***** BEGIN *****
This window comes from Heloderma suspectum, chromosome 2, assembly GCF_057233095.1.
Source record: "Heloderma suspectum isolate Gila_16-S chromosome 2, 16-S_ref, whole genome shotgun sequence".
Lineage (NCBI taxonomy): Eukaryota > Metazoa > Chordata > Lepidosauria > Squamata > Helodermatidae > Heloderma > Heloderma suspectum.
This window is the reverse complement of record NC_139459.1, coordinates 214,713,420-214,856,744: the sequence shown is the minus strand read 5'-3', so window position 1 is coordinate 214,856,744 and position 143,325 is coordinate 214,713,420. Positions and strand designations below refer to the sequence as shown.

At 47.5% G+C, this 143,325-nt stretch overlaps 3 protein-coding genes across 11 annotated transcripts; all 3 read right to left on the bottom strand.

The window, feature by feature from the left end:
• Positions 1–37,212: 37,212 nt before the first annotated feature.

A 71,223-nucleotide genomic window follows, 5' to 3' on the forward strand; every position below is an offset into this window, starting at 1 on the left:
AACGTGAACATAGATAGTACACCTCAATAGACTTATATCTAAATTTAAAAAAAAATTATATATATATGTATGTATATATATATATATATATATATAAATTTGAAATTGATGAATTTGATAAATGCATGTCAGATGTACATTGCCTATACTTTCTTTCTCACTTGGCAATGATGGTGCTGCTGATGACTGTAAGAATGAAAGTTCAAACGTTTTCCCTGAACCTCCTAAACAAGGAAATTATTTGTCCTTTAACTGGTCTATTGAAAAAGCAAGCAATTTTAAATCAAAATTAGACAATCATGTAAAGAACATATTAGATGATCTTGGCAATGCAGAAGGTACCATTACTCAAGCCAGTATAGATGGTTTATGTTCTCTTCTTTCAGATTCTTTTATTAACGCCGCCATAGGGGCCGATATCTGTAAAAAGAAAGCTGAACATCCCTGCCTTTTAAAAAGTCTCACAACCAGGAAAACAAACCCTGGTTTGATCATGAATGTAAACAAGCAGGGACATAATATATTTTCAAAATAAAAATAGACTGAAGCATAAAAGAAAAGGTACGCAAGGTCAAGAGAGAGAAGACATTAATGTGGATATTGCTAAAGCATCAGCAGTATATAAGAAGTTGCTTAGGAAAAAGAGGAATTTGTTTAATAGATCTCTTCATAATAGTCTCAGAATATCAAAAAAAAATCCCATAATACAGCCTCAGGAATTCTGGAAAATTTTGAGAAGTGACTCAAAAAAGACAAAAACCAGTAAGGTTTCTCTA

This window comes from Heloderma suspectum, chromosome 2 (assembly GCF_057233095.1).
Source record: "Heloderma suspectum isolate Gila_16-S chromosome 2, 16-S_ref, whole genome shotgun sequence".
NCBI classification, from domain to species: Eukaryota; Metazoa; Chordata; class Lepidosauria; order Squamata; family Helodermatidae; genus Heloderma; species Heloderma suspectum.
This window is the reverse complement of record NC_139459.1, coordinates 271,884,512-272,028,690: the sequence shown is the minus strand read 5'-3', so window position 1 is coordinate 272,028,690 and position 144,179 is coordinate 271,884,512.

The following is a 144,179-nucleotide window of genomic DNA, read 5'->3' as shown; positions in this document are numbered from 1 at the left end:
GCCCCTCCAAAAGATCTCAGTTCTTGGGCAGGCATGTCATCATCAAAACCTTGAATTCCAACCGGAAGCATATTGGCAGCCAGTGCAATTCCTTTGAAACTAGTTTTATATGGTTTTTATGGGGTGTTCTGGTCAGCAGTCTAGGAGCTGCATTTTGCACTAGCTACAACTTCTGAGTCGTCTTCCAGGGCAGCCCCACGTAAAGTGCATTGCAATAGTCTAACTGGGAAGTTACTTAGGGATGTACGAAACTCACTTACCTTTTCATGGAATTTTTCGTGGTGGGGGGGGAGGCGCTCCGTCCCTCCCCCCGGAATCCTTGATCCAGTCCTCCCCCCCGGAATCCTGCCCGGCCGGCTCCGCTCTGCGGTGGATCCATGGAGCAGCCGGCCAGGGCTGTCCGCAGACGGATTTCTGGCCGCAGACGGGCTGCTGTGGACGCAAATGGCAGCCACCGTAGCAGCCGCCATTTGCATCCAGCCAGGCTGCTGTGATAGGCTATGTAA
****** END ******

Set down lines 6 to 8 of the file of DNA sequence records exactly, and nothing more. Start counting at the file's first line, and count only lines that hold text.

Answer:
The window, feature by feature from the left end:
• Positions 1–37,212: 37,212 nt before the first annotated feature.

A 71,223-nucleotide genomic window follows, 5' to 3' on the forward strand; every position below is an offset into this window, starting at 1 on the left: